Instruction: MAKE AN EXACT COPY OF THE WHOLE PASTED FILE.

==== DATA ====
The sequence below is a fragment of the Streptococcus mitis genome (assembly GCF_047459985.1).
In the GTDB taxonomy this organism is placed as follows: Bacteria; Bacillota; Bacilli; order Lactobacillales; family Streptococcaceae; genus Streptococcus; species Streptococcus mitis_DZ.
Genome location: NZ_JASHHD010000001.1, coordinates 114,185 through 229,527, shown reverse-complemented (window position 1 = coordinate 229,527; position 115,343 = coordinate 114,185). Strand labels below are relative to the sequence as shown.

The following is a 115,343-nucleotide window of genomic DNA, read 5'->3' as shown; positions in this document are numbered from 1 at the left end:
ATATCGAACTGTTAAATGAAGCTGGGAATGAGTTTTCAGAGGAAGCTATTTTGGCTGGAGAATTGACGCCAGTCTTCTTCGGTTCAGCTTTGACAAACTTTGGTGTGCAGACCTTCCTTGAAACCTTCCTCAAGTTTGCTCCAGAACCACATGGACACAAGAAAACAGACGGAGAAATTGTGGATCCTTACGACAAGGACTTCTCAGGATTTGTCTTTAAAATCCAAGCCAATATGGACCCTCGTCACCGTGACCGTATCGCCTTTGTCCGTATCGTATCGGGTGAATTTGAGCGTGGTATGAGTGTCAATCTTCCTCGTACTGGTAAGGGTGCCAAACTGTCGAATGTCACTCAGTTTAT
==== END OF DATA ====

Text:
The sequence below is a fragment of the Streptococcus mitis genome (assembly GCF_047459985.1).
In the GTDB taxonomy this organism is placed as follows: Bacteria; Bacillota; Bacilli; order Lactobacillales; family Streptococcaceae; genus Streptococcus; species Streptococcus mitis_DZ.
Genome location: NZ_JASHHD010000001.1, coordinates 114,185 through 229,527, shown reverse-complemented (window position 1 = coordinate 229,527; position 115,343 = coordinate 114,185). Strand labels below are relative to the sequence as shown.

The following is a 115,343-nucleotide window of genomic DNA, read 5'->3' as shown; positions in this document are numbered from 1 at the left end:
ATATCGAACTGTTAAATGAAGCTGGGAATGAGTTTTCAGAGGAAGCTATTTTGGCTGGAGAATTGACGCCAGTCTTCTTCGGTTCAGCTTTGACAAACTTTGGTGTGCAGACCTTCCTTGAAACCTTCCTCAAGTTTGCTCCAGAACCACATGGACACAAGAAAACAGACGGAGAAATTGTGGATCCTTACGACAAGGACTTCTCAGGATTTGTCTTTAAAATCCAAGCCAATATGGACCCTCGTCACCGTGACCGTATCGCCTTTGTCCGTATCGTATCGGGTGAATTTGAGCGTGGTATGAGTGTCAATCTTCCTCGTACTGGTAAGGGTGCCAAACTGTCGAATGTCACTCAGTTTAT